After completing this film, she turned her attention to Martin Luther King, Jr.’s Freedom March, for which to she acquired film rights. Vittorio De Sica, the Italian director of “The Bicycle Thief” and a Communist sympathizer, was to direct the film. But since the civil rights movement remained controversial in the early 60s, she failed to line up funding.
Her most celebrated artwork, once again eschewing the rarefied atmosphere of the galleries, was her “chairacters”, furniture that had a vaguely erotic feel as the image below would indicate:
Peggy Guggenheim had the reputation for having a ravenous sexual appetite and supposedly slept with 1,000 men in Europe. Altina Schinasi was probably a runner-up if we take the word of her last husband at face value. Her last husband Celestino Miranda, a decades-younger Cuban refugee she had taken on as a studio assistant, tells us that she was a tiger in bed even in her seventies. Altina Schinasi died in 1999 at the age of 92. This remarkable documentary will give you a flavor of the Jewish wealthy when they were at their best.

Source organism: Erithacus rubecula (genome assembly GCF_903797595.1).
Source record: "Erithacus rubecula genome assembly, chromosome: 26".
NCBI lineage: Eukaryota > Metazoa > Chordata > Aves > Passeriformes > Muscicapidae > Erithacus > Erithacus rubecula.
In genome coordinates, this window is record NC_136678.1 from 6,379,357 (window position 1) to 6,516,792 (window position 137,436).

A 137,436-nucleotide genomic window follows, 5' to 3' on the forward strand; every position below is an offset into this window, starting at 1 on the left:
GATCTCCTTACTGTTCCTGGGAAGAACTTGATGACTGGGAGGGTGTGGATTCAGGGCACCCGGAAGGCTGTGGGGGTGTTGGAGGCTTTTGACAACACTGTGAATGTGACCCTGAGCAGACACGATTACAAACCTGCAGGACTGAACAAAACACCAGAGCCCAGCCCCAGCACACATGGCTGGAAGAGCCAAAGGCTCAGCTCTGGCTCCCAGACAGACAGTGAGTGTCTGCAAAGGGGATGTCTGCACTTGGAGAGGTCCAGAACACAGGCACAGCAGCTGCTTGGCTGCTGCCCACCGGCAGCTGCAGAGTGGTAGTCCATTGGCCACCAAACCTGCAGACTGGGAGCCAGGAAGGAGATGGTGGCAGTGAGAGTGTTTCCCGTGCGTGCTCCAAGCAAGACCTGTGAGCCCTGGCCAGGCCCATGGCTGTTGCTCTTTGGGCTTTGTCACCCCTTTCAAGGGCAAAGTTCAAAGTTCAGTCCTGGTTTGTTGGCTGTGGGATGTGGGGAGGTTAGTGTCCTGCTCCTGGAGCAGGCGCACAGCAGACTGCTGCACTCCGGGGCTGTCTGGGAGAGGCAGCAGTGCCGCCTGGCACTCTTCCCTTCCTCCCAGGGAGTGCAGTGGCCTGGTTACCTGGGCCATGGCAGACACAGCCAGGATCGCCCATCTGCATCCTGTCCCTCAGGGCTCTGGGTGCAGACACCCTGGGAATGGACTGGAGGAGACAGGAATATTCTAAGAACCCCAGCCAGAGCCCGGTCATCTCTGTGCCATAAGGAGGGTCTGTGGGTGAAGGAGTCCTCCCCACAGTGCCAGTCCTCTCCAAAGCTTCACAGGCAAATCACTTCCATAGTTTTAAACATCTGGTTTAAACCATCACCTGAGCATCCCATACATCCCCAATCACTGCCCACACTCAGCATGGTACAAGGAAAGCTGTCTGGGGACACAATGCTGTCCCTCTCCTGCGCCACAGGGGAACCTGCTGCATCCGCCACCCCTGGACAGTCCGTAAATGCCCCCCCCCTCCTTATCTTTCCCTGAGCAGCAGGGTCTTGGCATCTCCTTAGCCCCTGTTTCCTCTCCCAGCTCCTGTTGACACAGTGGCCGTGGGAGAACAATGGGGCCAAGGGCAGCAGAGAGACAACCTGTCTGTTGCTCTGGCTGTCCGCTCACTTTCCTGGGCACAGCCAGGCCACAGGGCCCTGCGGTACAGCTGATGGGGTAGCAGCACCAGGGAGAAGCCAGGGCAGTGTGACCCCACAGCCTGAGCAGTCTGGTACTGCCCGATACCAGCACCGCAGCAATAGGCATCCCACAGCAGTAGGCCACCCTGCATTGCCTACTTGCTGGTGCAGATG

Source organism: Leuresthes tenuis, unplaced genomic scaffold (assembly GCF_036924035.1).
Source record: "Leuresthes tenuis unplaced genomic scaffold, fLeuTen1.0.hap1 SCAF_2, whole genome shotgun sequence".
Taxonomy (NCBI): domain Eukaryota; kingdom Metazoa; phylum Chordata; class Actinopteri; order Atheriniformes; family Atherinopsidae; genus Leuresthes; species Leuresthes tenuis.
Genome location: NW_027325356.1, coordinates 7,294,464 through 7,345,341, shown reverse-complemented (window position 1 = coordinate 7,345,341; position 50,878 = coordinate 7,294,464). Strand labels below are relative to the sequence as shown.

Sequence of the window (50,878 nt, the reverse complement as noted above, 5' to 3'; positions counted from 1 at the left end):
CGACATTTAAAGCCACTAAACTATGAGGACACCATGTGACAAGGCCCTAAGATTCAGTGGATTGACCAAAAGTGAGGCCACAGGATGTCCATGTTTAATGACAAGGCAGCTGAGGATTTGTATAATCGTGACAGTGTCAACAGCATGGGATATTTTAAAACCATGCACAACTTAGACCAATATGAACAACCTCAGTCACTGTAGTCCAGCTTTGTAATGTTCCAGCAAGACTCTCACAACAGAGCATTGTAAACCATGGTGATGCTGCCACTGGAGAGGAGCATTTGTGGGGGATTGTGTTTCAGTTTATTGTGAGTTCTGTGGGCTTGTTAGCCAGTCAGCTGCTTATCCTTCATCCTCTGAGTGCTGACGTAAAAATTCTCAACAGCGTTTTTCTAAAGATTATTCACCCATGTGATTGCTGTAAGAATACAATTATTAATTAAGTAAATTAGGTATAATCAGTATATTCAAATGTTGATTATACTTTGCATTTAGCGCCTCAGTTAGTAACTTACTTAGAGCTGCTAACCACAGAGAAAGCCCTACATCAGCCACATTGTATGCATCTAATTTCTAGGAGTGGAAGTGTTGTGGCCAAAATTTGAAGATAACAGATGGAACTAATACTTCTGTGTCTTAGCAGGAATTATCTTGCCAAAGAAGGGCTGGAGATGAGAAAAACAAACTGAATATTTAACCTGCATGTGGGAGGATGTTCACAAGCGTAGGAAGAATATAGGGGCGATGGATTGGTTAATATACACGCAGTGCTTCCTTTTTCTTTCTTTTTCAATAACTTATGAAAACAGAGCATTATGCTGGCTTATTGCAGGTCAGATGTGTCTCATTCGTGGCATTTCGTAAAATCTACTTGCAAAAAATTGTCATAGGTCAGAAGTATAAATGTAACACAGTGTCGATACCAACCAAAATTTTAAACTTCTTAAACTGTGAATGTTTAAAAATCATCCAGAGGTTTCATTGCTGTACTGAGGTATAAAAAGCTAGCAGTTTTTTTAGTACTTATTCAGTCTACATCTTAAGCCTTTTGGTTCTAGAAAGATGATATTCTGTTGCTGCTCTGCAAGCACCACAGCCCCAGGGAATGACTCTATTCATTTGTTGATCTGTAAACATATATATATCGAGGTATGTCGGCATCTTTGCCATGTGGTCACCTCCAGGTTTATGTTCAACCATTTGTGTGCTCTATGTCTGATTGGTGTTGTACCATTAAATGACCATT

September 3, 2014
August 12, 2014
Literature and Revolution
Its Bohemian Origin – The Break with the Past – The Component Elements of Russian Futurism. – Mayakovsky and the Revolution – Futurism, a Line Between the Creative Intelligentsia and the People.
FUTURISM is a European phenomenon, and it is interesting because, in spite of the teachings of the Russian Formalist school, it did not shut itself in within the confines of art, but from the first, especially in Italy, it connected itself with political and social events.
Futurism reflected in art the historic development which began in the middle of the ’nineties, and which became merged in the World War. Capitalist society passed through two decades of unparalleled economic prosperity which destroyed the old concepts of wealth and power, and elaborated new standards, new criteria of the possible and of the impossible, and urged people towards new exploits.
At the same time, the social movement lived on officially in the automatism of yesterday. The armed peace, with its patches of diplomacy, the hollow parliamentary systems, the external and internal politics based on the system of Safety valves and brakes, all this weighed heavily on poetry at a time when the air, charged with accumulated electricity, gave sign of impending great explosions. Futurism was the “foreboding” of all this in art.